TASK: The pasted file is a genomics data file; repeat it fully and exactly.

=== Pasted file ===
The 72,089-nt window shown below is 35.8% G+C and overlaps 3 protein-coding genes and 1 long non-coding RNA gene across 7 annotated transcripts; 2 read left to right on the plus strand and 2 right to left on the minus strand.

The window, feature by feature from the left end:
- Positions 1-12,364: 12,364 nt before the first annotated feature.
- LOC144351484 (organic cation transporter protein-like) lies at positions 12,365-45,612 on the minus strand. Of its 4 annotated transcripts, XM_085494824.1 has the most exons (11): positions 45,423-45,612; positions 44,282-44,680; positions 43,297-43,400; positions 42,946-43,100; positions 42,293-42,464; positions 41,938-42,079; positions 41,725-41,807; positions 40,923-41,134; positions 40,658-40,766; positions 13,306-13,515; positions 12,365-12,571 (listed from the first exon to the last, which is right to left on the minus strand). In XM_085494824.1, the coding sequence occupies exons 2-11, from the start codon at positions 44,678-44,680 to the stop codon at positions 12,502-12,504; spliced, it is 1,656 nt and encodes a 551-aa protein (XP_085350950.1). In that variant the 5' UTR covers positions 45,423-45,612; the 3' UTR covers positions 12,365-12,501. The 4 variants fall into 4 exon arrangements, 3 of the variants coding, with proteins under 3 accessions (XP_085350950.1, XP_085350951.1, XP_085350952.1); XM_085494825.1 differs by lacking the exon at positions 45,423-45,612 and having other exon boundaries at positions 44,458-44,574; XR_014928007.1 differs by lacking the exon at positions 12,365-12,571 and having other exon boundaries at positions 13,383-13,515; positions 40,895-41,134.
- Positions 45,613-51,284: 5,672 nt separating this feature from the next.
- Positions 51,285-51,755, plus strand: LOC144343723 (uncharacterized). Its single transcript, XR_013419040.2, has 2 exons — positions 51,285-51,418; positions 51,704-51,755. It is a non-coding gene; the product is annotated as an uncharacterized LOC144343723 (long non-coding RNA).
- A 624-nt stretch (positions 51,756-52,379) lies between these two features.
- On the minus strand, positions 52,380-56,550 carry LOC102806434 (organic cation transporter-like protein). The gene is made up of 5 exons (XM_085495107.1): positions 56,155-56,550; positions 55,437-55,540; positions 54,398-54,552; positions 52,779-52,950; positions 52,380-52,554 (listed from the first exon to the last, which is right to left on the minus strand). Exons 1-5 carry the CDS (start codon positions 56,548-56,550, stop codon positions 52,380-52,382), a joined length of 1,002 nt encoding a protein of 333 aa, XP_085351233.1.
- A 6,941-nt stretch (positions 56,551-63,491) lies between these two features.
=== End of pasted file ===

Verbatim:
The 72,089-nt window shown below is 35.8% G+C and overlaps 3 protein-coding genes and 1 long non-coding RNA gene across 7 annotated transcripts; 2 read left to right on the plus strand and 2 right to left on the minus strand.

The window, feature by feature from the left end:
- Positions 1-12,364: 12,364 nt before the first annotated feature.
- LOC144351484 (organic cation transporter protein-like) lies at positions 12,365-45,612 on the minus strand. Of its 4 annotated transcripts, XM_085494824.1 has the most exons (11): positions 45,423-45,612; positions 44,282-44,680; positions 43,297-43,400; positions 42,946-43,100; positions 42,293-42,464; positions 41,938-42,079; positions 41,725-41,807; positions 40,923-41,134; positions 40,658-40,766; positions 13,306-13,515; positions 12,365-12,571 (listed from the first exon to the last, which is right to left on the minus strand). In XM_085494824.1, the coding sequence occupies exons 2-11, from the start codon at positions 44,678-44,680 to the stop codon at positions 12,502-12,504; spliced, it is 1,656 nt and encodes a 551-aa protein (XP_085350950.1). In that variant the 5' UTR covers positions 45,423-45,612; the 3' UTR covers positions 12,365-12,501. The 4 variants fall into 4 exon arrangements, 3 of the variants coding, with proteins under 3 accessions (XP_085350950.1, XP_085350951.1, XP_085350952.1); XM_085494825.1 differs by lacking the exon at positions 45,423-45,612 and having other exon boundaries at positions 44,458-44,574; XR_014928007.1 differs by lacking the exon at positions 12,365-12,571 and having other exon boundaries at positions 13,383-13,515; positions 40,895-41,134.
- Positions 45,613-51,284: 5,672 nt separating this feature from the next.
- Positions 51,285-51,755, plus strand: LOC144343723 (uncharacterized). Its single transcript, XR_013419040.2, has 2 exons — positions 51,285-51,418; positions 51,704-51,755. It is a non-coding gene; the product is annotated as an uncharacterized LOC144343723 (long non-coding RNA).
- A 624-nt stretch (positions 51,756-52,379) lies between these two features.
- On the minus strand, positions 52,380-56,550 carry LOC102806434 (organic cation transporter-like protein). The gene is made up of 5 exons (XM_085495107.1): positions 56,155-56,550; positions 55,437-55,540; positions 54,398-54,552; positions 52,779-52,950; positions 52,380-52,554 (listed from the first exon to the last, which is right to left on the minus strand). Exons 1-5 carry the CDS (start codon positions 56,548-56,550, stop codon positions 52,380-52,382), a joined length of 1,002 nt encoding a protein of 333 aa, XP_085351233.1.
- A 6,941-nt stretch (positions 56,551-63,491) lies between these two features.